Dec 1, 2013; Indianapolis, IN, USA; Indianapolis Colts running back Donald Brown (31) celebrates with teammates after scoring a touchdown in the fourth quarter against the Tennessee Titans at Lucas Oil Stadium. Indianapolis defeats Tennessee 22-14. Mandatory Credit: Brian Spurlock-USA TODAY Sports
I would love to have a nice, clean answer as to why the Colts’ line looked so competent during their 92-yard march to the game-clinching touchdown after they galumphed their way through their first 11 drives and managed only five field goals. I watched those plays over and over, trying to figure out some wrinkle they had thrown in to make everything change. They did make a couple small adjustments, such as giving up on outside runs, running away from Jeff Linkenbach more often and mixing up whether they pulled Hugh Thornton. Pep Hamilton, whose play calling remains shaky, dialed up a perfect play action call on Andrew Luck’s 24-yard scramble. And there were a few other factors that I’ll get into below.
But, as coach-speaky as it may sound, most if the difference was a matter of execution. Among 55 total blocks on that last series, the Colts’ offensive linemen missed only five, with no more than one on any of the 11 plays. That’s a 91% completion percentage that blew away everyone’s ratings for the day. They were simply generating movement on both run and pass plays, which they hadn’t done before that drive. Why that is, I have no idea. Maybe Luck and/or Reggie Wayne gave them a tongue-lashing. Maybe Chuck Pagano threatened wind sprints. Maybe they just got tired of being embarrassed.
Whatever it was, wouldn’t it be nice if they’d show some inspiration for a full game? It’s been a while since that happened.
As always, my grades are based on my subjective interpretation of whether the linemen successfully blocked their targets and may not be completely accurate, since I can’t know their assignments. New this week: compiled totals from the five games I’ve tracked. (After the Texans game, the first one I charted, I realized that I was being overzealous in assigning pressures and hits, so I revamped my standards slightly. As such, I didn’t include cumulative totals for pressures and hits below.) My charting table is at the bottom of the post.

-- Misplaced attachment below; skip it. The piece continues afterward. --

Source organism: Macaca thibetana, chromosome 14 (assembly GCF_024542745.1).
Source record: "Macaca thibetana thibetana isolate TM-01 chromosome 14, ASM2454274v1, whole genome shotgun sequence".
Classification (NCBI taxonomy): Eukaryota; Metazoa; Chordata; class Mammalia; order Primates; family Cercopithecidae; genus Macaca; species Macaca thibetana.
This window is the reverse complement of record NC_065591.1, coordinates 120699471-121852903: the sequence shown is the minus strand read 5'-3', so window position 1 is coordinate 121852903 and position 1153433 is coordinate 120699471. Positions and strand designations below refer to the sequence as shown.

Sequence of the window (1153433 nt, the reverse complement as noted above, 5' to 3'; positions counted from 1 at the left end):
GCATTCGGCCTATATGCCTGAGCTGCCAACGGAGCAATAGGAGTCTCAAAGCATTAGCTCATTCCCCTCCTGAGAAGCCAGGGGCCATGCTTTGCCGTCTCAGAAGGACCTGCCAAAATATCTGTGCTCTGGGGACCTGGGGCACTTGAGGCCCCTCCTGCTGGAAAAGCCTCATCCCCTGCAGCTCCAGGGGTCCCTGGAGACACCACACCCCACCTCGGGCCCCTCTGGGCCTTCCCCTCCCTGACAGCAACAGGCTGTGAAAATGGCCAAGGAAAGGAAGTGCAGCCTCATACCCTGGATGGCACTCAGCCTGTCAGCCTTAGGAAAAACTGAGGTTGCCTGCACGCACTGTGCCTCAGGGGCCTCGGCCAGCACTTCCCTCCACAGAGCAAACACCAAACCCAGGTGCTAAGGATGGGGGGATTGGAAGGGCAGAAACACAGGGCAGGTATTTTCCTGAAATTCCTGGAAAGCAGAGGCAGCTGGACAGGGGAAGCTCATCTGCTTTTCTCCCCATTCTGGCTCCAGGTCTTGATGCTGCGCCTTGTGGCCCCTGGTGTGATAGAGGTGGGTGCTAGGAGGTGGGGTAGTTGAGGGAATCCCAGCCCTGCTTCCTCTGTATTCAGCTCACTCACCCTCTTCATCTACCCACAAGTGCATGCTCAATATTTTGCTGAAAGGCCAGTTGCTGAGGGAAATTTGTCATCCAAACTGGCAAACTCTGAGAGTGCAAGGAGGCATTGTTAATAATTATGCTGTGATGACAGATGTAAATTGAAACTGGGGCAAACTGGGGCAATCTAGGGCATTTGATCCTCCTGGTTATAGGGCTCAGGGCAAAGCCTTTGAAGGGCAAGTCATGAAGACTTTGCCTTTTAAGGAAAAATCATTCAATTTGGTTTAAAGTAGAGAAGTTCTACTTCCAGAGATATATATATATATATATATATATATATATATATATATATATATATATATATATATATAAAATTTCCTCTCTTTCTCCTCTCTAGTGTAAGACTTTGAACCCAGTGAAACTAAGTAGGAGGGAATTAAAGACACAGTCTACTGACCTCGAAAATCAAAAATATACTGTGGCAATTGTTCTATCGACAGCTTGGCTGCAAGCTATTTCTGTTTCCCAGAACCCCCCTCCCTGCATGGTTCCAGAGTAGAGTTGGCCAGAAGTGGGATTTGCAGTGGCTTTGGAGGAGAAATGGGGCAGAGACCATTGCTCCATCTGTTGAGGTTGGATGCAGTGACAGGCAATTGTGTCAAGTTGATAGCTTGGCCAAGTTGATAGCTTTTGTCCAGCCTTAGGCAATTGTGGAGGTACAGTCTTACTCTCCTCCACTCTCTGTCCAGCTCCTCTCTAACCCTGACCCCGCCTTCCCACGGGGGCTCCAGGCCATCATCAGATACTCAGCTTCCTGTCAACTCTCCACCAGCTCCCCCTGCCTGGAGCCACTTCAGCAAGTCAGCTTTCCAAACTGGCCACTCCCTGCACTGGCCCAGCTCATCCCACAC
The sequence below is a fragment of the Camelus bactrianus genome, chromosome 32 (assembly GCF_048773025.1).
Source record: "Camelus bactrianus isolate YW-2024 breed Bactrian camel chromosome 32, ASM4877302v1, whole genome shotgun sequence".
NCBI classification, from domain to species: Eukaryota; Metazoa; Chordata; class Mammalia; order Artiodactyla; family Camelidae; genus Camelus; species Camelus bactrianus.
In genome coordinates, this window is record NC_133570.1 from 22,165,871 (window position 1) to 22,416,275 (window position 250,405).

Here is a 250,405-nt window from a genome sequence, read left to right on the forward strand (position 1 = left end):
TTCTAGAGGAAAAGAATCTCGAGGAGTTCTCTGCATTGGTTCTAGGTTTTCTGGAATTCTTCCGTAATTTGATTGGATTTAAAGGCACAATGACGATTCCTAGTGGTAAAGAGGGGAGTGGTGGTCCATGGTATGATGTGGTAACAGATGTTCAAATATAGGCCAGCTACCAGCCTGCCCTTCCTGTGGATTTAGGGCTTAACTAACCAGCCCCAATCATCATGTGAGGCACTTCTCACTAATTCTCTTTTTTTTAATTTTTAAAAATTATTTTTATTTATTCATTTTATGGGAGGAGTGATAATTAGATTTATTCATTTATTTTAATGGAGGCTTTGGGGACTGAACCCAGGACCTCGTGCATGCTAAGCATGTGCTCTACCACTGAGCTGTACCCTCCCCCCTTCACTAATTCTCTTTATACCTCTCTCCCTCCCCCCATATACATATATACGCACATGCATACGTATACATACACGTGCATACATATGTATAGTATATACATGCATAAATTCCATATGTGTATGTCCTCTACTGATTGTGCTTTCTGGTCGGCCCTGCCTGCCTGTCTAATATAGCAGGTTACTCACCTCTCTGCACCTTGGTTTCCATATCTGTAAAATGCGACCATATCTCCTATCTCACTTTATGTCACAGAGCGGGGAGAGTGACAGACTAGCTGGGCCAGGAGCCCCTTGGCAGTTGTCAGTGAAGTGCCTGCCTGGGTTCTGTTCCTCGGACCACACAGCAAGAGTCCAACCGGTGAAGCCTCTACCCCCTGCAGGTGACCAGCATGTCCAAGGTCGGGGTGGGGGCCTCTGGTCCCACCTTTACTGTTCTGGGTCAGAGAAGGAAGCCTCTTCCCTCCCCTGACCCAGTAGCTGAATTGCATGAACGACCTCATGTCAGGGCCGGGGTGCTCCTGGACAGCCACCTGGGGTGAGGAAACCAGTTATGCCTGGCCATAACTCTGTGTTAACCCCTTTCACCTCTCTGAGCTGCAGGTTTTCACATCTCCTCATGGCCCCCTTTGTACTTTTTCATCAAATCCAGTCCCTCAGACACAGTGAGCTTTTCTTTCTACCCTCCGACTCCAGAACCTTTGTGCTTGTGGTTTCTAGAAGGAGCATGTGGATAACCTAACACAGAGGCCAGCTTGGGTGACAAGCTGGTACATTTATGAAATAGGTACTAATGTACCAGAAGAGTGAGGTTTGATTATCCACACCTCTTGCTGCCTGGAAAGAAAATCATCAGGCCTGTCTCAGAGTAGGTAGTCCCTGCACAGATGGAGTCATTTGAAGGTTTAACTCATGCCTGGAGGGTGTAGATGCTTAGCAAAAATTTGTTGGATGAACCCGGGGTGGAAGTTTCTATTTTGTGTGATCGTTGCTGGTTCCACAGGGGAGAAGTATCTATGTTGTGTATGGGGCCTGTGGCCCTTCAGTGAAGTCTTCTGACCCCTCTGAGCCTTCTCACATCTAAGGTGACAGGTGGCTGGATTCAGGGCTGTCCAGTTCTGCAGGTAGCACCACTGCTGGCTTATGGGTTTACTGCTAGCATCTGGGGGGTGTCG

(Quick aside: one common complaint I’ve heard about these pieces is that I don’t provide numbers for other teams’ linemen to contrast with the Colts. I would love to chart every team’s line in every game, but it’s a very time-consuming process, and I love my wife and don’t want to get divorced. Therefore, for now, I’m stuck with comparing the players to each other and their own past performances. If anyone knows of someone else out there doing similar percentage-based work, let me know.)
Colts DC Greg Manusky. Photo Credit: Douglas Jones-USA TODAY Sports
This week, as snow blankets the Midwest, the Indianapolis Colts are preparing for the arduous task of facing an AFC playoff team on the road in the cold, in a game that could have a bearing on seeding for the postseason.
The 8-4 Bengals, undefeated at home, have the league’s 6th ranked defense, 4th by Football Outsiders’ measure, and 12 ranked offense (11th in passing yards).
Colts on Defense
When we switch to Football Outsiders’ DVOA rankings, however, Cincinnati’s offense drops to 21st, 6 spots below Indy – 20th in passing and 21st in rushing. As refreshing as that part may look on paper (or display screen), the game is played on the field, and, as Colts Defensive Coordinator Greg Manusky sees it, the Bengals offense is no stroll in the park.